Progress is a wonderful thing, it makes you think back on how fast it goes. Five or six years ago the smartphone era started and now we can’t settle for less than HD quality screens. Laptops are cheaper than ever and electric cars may actually fill the world. Likewise, this also happens with cycling technology, where lighter and stronger materials are the trend, the metal era seems old.
Even if technology goes fast, some people don’t get left behind, like Mariana Brenes and Greivin Fallas. These two represent the PYME – stands out for small and medium scale enterprises – Difacom. This small company reconstructs bike frames using carbon fiber. This lightweight material is mostly used for racing and competition bicycles.
Entrepreneuring takes a lot of courage and even more in a country with a stable economy. However, the bike doctors – that’s their name on social media – chose to think out of the box. Last year the couple attended the Cyclitech 2016, a world cycling congress that shows the latest advances in the business. They definitely stood out from the rest because they were the only representatives from all of Latin America.
Difacom’s work and edge on business
What the young couple learned at last year’s Cyclitech was that their work is unique. In the cycling world, when the frame suffers structural damage, using a carbon plate is the solution. The plate adheres to the frame and that’s it, Difacom works differently from the rest of the world. Mariana Brenes explains that they evaluate the product and build the necessary piece for replacement. “We work in a more formal way in frame reconstruction”, she adds.
The reason Brenes and Fallas started their business is to reduce costs of professional cyclists. Brenes says that the frames are very expensive and when one breaks out, normally they can’t be repaired. The window of opportunity opened for the Costa Rican engineer and hasn’t looked back since.
Lately, the couple’s got their hands full, they have an approximate of 20 frames per month to work on. “There’s a lot of demand and we’re busy all the time”, says Fallas. Since Difacom started, they’ve reconstructed up to 600 frames. Their clientele varies, but work is never too much for the Pyme that is in a league of their own.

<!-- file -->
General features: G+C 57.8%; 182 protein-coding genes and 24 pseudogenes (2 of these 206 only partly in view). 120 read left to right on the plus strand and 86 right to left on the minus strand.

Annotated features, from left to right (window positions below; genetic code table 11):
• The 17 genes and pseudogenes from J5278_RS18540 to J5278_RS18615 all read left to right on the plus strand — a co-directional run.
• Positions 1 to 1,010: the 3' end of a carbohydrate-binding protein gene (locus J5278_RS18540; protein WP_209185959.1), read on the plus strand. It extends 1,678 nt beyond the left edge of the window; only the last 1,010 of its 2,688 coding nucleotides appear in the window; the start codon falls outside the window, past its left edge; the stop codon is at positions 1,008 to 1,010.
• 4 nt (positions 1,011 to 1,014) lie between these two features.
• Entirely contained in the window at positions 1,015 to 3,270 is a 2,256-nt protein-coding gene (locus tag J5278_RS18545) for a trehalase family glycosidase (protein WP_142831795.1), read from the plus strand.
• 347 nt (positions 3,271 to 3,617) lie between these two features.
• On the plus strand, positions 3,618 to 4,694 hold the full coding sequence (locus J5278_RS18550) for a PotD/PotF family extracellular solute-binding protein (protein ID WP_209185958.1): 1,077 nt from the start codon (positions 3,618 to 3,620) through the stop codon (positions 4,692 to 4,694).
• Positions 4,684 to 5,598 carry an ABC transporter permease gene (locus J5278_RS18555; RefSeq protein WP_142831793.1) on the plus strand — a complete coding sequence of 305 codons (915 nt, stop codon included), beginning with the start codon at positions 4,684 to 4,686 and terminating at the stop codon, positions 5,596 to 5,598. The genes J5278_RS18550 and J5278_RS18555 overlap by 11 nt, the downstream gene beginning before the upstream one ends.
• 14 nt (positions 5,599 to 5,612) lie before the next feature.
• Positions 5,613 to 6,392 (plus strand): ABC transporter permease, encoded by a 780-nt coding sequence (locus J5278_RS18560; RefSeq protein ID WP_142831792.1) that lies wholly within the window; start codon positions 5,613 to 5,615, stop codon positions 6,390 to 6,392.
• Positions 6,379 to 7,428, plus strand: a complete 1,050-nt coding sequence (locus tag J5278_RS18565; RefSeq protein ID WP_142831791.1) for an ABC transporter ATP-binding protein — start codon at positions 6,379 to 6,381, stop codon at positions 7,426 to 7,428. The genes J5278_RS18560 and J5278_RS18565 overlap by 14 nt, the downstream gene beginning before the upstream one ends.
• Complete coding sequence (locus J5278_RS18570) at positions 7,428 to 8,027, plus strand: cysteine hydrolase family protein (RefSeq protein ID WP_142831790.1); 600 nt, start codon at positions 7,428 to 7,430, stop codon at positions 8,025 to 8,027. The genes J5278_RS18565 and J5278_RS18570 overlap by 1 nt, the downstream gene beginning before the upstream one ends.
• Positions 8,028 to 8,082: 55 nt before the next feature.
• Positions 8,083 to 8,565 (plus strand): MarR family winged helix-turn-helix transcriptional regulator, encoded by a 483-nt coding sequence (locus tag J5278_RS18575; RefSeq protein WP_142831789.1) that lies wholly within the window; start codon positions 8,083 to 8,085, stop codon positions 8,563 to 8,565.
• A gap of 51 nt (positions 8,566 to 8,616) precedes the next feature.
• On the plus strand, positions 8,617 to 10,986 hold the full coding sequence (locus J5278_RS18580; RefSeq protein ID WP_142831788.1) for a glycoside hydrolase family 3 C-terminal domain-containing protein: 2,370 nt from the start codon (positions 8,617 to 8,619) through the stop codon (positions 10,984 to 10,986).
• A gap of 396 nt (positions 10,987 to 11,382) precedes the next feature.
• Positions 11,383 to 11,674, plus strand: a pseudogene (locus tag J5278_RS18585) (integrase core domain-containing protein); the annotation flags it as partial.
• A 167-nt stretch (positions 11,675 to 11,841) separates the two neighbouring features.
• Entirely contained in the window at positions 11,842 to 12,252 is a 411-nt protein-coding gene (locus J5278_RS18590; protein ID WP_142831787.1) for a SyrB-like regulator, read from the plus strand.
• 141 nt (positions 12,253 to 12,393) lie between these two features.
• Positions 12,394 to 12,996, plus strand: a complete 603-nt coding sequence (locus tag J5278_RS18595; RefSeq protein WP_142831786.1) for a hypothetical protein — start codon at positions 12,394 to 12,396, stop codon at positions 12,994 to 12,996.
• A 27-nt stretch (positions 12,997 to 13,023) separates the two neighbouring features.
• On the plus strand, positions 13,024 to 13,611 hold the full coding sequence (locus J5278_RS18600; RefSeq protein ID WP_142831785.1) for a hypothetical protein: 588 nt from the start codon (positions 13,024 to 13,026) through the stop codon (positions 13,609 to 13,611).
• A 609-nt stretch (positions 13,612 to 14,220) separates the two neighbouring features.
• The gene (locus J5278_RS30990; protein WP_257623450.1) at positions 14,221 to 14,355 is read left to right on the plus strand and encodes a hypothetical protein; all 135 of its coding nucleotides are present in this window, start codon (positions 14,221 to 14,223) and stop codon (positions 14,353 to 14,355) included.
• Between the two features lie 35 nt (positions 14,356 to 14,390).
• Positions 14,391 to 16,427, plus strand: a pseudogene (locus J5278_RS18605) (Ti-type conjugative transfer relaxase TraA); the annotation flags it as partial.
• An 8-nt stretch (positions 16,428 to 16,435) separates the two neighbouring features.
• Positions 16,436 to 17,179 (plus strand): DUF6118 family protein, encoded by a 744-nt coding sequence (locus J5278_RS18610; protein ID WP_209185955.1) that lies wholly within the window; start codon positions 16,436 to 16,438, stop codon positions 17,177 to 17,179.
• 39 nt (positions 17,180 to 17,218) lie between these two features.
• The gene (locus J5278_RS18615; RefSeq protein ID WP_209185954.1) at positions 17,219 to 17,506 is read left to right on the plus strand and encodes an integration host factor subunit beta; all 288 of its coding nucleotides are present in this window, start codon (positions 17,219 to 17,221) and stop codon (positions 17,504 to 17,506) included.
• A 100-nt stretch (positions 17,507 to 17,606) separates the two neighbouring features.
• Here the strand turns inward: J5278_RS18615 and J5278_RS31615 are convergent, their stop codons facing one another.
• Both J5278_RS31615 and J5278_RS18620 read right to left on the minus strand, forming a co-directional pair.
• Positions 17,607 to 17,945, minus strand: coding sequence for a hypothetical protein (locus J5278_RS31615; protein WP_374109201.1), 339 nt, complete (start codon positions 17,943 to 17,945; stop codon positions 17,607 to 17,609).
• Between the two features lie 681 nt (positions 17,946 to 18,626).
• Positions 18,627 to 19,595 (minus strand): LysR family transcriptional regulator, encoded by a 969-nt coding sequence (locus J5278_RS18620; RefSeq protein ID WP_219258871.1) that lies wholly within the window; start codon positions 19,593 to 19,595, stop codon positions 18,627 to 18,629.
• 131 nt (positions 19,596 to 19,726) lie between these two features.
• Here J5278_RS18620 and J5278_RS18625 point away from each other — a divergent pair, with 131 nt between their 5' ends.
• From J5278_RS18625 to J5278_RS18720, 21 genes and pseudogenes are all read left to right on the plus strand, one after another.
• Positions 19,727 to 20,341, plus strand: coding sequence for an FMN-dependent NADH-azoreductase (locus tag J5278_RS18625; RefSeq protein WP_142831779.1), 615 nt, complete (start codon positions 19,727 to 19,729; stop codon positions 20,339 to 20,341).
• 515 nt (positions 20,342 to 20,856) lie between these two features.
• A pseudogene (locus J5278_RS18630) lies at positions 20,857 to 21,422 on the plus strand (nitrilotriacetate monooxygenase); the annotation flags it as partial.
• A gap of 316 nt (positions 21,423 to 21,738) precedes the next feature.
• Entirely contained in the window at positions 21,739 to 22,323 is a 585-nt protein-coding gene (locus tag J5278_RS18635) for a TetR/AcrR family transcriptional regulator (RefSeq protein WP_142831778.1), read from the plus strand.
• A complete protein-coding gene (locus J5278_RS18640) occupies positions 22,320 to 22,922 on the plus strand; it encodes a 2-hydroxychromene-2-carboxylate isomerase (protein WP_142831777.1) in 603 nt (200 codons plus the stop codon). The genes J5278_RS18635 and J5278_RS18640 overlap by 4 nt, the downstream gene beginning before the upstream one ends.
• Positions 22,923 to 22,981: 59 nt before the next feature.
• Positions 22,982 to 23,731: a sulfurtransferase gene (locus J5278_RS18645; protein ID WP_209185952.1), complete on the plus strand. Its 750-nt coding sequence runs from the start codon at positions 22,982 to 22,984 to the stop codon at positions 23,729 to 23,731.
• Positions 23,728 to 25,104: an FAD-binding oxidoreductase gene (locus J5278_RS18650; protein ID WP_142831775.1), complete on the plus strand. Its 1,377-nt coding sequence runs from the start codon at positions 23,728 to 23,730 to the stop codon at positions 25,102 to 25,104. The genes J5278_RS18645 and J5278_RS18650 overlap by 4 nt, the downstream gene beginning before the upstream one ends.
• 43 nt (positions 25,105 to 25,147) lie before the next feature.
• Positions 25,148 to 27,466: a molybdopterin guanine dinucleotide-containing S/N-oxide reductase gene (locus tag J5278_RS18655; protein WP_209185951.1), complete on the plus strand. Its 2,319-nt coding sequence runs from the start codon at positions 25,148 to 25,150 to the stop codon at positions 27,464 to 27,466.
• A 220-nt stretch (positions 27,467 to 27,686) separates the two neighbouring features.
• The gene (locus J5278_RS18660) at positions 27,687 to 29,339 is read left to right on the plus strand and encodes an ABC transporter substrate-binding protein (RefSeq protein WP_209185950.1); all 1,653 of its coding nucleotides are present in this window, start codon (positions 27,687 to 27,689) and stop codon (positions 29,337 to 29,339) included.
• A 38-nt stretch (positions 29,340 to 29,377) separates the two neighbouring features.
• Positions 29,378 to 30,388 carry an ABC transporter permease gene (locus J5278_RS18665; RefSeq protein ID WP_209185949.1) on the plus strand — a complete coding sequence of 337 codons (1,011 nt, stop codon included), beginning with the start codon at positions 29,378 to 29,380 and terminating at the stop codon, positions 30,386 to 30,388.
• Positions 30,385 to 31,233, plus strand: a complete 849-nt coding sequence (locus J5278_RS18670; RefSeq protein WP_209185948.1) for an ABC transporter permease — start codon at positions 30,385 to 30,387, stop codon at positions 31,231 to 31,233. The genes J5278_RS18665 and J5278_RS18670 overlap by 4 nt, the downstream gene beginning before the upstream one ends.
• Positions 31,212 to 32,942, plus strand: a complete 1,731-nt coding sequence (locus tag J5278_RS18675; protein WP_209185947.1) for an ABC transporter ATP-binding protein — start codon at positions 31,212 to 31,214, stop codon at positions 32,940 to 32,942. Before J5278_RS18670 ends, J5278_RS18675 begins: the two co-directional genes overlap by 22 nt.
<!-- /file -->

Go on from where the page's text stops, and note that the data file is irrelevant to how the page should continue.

“It’s like reinventing the frame curating process, but in our case, is not industrialized”, Fallas comments. He also says that even though they lack big machinery, their work is top notch and very thorough. The Costa Ricans made such and impression at Cyclitech that other business may adapt their model and way of work for developing companies.
It’s been a long long cycling road
Greivin Fallas and Mariana Brenes go all the way back to High School at Cartago. They kept contact during the university and chose different paths. Life would put them together again as they merged their knowledge together and made a business out of it. Mariana graduated as a material science engineer and Greivin as an aeronautics technician. They accomplished a right-people-at-the-right-time scenario with Difacom and now it’s paying up.
In April 2015 they officially started the company at Greivin’s house. With reduced space and lots of dreams on their heads, the couple began their journey to unprecedented success. The next steps were the Expo Pyme, where small and medium entrepreneurs exhibit their work. There, they contacted the Enterprise Incubation Center of the Costa Rica Technological Institute where they established themselves ever since.
Things really elevated when Difacom received an invitation from the JEC Group. This organization keeps track on the development of the latest composites and technology advances for materials. The JEC invited the Costa Rican Pyme for the 2014 congress and the Difacom story spread out to the world. JEC is the same organization that plans out the Cyclitech, so Mariana and Greivin’s name speak for Costa Rica.
At the end of 2015, as a part of a progressive growth process, Difacom landed their first big contract. The Costa Rica Touring Car Championship hired the Pyme to build pieces for racing cars. The auto event happens six times a year in Costa Rica at Parque Viva, La Guácima.
Lately, they were hired by a prosthetic company, this job required them some precision work. To make this happen Mariana and Greivin hired a specialist on the matter so that the final work was made in the most professional way. Difacom works with more just than bikes now, they work with advanced carbon fiber clothing, glass fiber fabrics, hybrid fabrics, and kevlar.
Where there’s a will, there’s a way
Mariana and Greivin’s work is an example of how two seemingly different things can connect and work together. Their story tells us once again that even opposites can join up and create something great and new. People like you and me need believing more in what we like and love. By doing what we love, there’s always a way to make things work.